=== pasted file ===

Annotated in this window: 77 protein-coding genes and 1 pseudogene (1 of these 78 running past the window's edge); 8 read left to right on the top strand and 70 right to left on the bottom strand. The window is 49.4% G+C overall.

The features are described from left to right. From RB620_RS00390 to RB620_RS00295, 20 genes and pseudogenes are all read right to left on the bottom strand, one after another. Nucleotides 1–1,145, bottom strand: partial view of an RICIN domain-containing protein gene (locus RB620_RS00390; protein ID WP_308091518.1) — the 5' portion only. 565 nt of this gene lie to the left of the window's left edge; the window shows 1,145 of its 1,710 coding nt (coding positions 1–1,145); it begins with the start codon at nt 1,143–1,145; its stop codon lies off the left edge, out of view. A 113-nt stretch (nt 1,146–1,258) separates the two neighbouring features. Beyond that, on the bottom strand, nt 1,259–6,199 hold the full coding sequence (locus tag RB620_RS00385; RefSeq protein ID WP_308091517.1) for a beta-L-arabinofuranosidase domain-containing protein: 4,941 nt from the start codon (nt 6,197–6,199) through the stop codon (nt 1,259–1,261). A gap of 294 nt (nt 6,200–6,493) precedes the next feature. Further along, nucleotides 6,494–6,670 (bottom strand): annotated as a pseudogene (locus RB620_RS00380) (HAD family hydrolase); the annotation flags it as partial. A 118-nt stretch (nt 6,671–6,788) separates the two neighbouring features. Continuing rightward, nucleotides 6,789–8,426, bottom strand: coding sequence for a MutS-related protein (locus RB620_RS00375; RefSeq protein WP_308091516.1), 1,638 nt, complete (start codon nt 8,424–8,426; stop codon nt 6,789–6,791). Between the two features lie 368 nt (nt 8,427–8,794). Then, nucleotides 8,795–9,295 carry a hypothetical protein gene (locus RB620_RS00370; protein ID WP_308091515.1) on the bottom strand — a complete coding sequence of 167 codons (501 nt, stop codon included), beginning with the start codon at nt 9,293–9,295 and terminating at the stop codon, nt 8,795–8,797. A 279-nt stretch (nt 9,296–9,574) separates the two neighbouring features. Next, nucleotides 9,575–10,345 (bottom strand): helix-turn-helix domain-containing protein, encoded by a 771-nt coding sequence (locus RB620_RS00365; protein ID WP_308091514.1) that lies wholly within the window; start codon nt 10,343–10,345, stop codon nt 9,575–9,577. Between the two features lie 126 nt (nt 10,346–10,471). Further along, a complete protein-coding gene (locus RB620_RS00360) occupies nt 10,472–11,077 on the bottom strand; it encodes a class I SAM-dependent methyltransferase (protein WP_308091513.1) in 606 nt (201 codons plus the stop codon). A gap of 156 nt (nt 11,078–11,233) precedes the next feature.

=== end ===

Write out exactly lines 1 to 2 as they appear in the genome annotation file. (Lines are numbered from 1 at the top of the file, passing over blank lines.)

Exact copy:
Annotated in this window: 77 protein-coding genes and 1 pseudogene (1 of these 78 running past the window's edge); 8 read left to right on the top strand and 70 right to left on the bottom strand. The window is 49.4% G+C overall.

The features are described from left to right. From RB620_RS00390 to RB620_RS00295, 20 genes and pseudogenes are all read right to left on the bottom strand, one after another. Nucleotides 1–1,145, bottom strand: partial view of an RICIN domain-containing protein gene (locus RB620_RS00390; protein ID WP_308091518.1) — the 5' portion only. 565 nt of this gene lie to the left of the window's left edge; the window shows 1,145 of its 1,710 coding nt (coding positions 1–1,145); it begins with the start codon at nt 1,143–1,145; its stop codon lies off the left edge, out of view. A 113-nt stretch (nt 1,146–1,258) separates the two neighbouring features. Beyond that, on the bottom strand, nt 1,259–6,199 hold the full coding sequence (locus tag RB620_RS00385; RefSeq protein ID WP_308091517.1) for a beta-L-arabinofuranosidase domain-containing protein: 4,941 nt from the start codon (nt 6,197–6,199) through the stop codon (nt 1,259–1,261). A gap of 294 nt (nt 6,200–6,493) precedes the next feature. Further along, nucleotides 6,494–6,670 (bottom strand): annotated as a pseudogene (locus RB620_RS00380) (HAD family hydrolase); the annotation flags it as partial. A 118-nt stretch (nt 6,671–6,788) separates the two neighbouring features. Continuing rightward, nucleotides 6,789–8,426, bottom strand: coding sequence for a MutS-related protein (locus RB620_RS00375; RefSeq protein WP_308091516.1), 1,638 nt, complete (start codon nt 8,424–8,426; stop codon nt 6,789–6,791). Between the two features lie 368 nt (nt 8,427–8,794). Then, nucleotides 8,795–9,295 carry a hypothetical protein gene (locus RB620_RS00370; protein ID WP_308091515.1) on the bottom strand — a complete coding sequence of 167 codons (501 nt, stop codon included), beginning with the start codon at nt 9,293–9,295 and terminating at the stop codon, nt 8,795–8,797. A 279-nt stretch (nt 9,296–9,574) separates the two neighbouring features. Next, nucleotides 9,575–10,345 (bottom strand): helix-turn-helix domain-containing protein, encoded by a 771-nt coding sequence (locus RB620_RS00365; protein ID WP_308091514.1) that lies wholly within the window; start codon nt 10,343–10,345, stop codon nt 9,575–9,577. Between the two features lie 126 nt (nt 10,346–10,471). Further along, a complete protein-coding gene (locus RB620_RS00360) occupies nt 10,472–11,077 on the bottom strand; it encodes a class I SAM-dependent methyltransferase (protein WP_308091513.1) in 606 nt (201 codons plus the stop codon). A gap of 156 nt (nt 11,078–11,233) precedes the next feature.